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Aching neck and shoulders...

NuggsNuggs Posts: 1,804
edited February 2008 in Road beginners
Being new to all this cycling lark, I thought that it would be my legs that were sore the day after a ride.

As it is, my legs feel fine. It's my neck and shoulders that are really stiff.

Is this just because I'm not used to the position on the bike, and my shoulders aren't used to it? Anyone else had the same thing?

Posts

  • redddraggonredddraggon Posts: 10,862
    I suffered a rather bad neck and shoulder injury playing rugby, so I had to be very careful with some aspects of bike fit.

    The things I noticed that make a difference:

    1. Is your saddle sloping forward? If it is, it's probably putting weight than you should have on your hands. Slope the saddle up a bit, it takes a few rides to get used to it, but it'll help.

    2. Are your bars wide enough? If you bought a stock bike, you don't necessarily get the right size bars. I'm short but I've got wide shoulders, needing wider bars (46cm, but bikes for my size normally come with 42cm).

    3. Is the reach right? If you have your arms locked out when on the hoods, the reach is too long.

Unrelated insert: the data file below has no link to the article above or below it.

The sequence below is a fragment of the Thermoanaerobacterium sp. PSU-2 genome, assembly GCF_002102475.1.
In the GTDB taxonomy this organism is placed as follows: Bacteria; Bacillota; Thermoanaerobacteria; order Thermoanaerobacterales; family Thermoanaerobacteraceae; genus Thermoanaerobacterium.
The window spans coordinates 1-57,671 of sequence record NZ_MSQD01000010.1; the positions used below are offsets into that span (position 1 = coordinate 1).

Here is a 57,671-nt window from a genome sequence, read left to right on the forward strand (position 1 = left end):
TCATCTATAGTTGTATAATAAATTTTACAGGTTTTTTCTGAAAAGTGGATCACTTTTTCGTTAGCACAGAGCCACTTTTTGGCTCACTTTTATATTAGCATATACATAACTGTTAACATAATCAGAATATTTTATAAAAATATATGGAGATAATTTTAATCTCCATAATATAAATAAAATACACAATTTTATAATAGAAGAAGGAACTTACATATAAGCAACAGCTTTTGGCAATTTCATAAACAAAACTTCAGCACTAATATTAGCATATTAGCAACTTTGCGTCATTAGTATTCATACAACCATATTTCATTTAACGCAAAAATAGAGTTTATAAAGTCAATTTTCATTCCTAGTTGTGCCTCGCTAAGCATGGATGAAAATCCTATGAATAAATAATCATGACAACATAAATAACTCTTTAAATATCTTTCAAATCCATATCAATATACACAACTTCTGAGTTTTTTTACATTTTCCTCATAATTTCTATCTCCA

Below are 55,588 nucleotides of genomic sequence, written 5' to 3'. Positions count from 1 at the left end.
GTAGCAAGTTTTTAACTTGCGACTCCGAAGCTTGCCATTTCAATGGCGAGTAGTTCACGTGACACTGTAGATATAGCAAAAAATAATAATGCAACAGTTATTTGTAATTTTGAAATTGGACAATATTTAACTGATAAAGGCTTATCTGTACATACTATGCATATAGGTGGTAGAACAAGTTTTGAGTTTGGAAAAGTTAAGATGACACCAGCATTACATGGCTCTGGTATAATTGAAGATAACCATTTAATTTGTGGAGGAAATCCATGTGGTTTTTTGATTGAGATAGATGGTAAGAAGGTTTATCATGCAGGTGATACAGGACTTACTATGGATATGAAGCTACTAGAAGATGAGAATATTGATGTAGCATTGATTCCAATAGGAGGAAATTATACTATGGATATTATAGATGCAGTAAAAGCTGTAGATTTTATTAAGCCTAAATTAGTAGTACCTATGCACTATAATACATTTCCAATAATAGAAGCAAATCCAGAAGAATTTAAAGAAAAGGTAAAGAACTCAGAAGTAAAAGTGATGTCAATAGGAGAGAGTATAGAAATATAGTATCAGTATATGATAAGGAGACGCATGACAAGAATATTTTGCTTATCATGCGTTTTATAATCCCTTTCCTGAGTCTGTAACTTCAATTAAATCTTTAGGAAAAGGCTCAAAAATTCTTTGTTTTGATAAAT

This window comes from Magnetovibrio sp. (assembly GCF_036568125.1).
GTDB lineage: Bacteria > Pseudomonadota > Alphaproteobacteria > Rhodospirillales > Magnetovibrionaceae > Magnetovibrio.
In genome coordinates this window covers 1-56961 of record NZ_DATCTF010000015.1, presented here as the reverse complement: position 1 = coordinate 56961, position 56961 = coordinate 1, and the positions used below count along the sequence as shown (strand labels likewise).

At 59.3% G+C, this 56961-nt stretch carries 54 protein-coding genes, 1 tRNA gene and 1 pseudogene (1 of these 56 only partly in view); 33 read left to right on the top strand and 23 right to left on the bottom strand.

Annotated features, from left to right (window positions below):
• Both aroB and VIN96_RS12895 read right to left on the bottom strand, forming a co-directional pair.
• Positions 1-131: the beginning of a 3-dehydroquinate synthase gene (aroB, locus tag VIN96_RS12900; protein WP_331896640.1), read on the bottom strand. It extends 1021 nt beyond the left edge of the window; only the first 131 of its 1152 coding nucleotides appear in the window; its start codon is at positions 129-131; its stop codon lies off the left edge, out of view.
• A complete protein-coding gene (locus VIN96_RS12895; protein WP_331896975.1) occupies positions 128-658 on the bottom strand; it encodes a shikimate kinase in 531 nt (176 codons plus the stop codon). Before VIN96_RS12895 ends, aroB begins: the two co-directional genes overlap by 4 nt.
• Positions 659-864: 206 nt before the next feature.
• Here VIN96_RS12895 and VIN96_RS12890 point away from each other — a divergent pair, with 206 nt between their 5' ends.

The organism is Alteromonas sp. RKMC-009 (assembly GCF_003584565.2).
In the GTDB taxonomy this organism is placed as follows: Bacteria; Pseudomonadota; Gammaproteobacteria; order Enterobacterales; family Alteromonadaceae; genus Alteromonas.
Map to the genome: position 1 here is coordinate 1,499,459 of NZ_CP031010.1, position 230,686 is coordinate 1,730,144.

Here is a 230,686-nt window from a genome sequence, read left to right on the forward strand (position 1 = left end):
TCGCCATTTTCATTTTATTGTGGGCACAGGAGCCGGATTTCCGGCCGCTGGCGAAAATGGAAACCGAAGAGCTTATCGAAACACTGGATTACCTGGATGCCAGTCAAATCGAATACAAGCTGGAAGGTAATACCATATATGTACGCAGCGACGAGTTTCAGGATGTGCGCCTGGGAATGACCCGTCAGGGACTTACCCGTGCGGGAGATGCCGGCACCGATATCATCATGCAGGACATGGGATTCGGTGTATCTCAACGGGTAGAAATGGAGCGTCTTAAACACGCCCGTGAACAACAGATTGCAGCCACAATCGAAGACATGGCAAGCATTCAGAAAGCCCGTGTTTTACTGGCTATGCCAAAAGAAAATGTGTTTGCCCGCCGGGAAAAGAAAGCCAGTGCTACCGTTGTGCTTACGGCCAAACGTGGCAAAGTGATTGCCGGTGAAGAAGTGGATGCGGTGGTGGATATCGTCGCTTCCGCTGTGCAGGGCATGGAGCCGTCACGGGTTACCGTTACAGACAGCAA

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  • NuggsNuggs Posts: 1,804
    I suffered a rather bad neck and shoulder injury playing rugby, so I had to be very careful with some aspects of bike fit.

    The things I noticed that make a difference:

    1. Is your saddle sloping forward? If it is, it's probably putting weight than you should have on your hands. Slope the saddle up a bit, it takes a few rides to get used to it, but it'll help.

    2. Are your bars wide enough? If you bought a stock bike, you don't necessarily get the right size bars. I'm short but I've got wide shoulders, needing wider bars (46cm, but bikes for my size normally come with 42cm).

    3. Is the reach right? If you have your arms locked out when on the hoods, the reach is too long.
    Thanks Red - in answer:

    1. Nope - you could put a spirit level on it.

    2. Yes - they're not the standard bars, they were changed as part of my bikefitting.

    3. Arms not locked. They have a gentle bend in them.

    Maybe it's just that I need to get used to the position?
  • redddraggonredddraggon Posts: 10,862
    Nuggs wrote:
    1. Nope - you could put a spirit level on it.

    Try angling it up a bit. It might feel a bit wierd at first, but you get used to it.
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  • pw1brownpw1brown Posts: 243
    Even if your set up is right, you can still develop aches and pains if you stay in the same position for any length of time, especially if you're tensed up. You should vary your position slightly as you ride, and I find it helps to have the occasional stretch as you go along.

    But try to get your bike set up as good as possible to start with.
  • Do you have a visor on your helmet? I had one on mine at the begining of my cycling and found that because I had to look up a little more then without I was getting a neck ache. Took it off and it and things improved. Also, it takes time for your body to get used to cycling.
  • NuggsNuggs Posts: 1,804
    Thanks all - I'll stop moaning and let my body get used to it!
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